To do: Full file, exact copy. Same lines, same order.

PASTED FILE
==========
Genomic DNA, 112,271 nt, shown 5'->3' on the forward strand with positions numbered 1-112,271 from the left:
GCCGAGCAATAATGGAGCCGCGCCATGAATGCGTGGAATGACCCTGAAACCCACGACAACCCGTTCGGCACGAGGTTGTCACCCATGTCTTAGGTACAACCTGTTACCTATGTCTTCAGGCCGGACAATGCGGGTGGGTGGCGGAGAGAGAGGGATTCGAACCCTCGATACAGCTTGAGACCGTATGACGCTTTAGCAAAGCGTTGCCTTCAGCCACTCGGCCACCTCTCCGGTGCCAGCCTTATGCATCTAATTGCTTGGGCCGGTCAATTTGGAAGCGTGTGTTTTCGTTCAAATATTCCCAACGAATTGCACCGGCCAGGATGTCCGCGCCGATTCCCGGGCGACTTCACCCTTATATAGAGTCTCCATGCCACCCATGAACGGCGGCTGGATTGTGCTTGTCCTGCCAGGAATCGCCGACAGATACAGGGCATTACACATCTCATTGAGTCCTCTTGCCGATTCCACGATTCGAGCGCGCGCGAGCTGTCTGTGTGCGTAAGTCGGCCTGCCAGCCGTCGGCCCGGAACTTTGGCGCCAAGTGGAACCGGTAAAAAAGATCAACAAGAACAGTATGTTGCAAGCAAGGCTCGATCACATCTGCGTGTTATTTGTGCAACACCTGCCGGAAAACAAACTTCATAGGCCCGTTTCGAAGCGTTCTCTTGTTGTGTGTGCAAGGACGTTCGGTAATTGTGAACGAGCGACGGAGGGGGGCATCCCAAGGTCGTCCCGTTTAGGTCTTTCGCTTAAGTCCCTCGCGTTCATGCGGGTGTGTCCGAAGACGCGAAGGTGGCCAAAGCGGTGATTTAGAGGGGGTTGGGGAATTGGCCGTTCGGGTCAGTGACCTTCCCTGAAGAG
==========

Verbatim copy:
Genomic DNA, 112,271 nt, shown 5'->3' on the forward strand with positions numbered 1-112,271 from the left:
GCCGAGCAATAATGGAGCCGCGCCATGAATGCGTGGAATGACCCTGAAACCCACGACAACCCGTTCGGCACGAGGTTGTCACCCATGTCTTAGGTACAACCTGTTACCTATGTCTTCAGGCCGGACAATGCGGGTGGGTGGCGGAGAGAGAGGGATTCGAACCCTCGATACAGCTTGAGACCGTATGACGCTTTAGCAAAGCGTTGCCTTCAGCCACTCGGCCACCTCTCCGGTGCCAGCCTTATGCATCTAATTGCTTGGGCCGGTCAATTTGGAAGCGTGTGTTTTCGTTCAAATATTCCCAACGAATTGCACCGGCCAGGATGTCCGCGCCGATTCCCGGGCGACTTCACCCTTATATAGAGTCTCCATGCCACCCATGAACGGCGGCTGGATTGTGCTTGTCCTGCCAGGAATCGCCGACAGATACAGGGCATTACACATCTCATTGAGTCCTCTTGCCGATTCCACGATTCGAGCGCGCGCGAGCTGTCTGTGTGCGTAAGTCGGCCTGCCAGCCGTCGGCCCGGAACTTTGGCGCCAAGTGGAACCGGTAAAAAAGATCAACAAGAACAGTATGTTGCAAGCAAGGCTCGATCACATCTGCGTGTTATTTGTGCAACACCTGCCGGAAAACAAACTTCATAGGCCCGTTTCGAAGCGTTCTCTTGTTGTGTGTGCAAGGACGTTCGGTAATTGTGAACGAGCGACGGAGGGGGGCATCCCAAGGTCGTCCCGTTTAGGTCTTTCGCTTAAGTCCCTCGCGTTCATGCGGGTGTGTCCGAAGACGCGAAGGTGGCCAAAGCGGTGATTTAGAGGGGGTTGGGGAATTGGCCGTTCGGGTCAGTGACCTTCCCTGAAGAG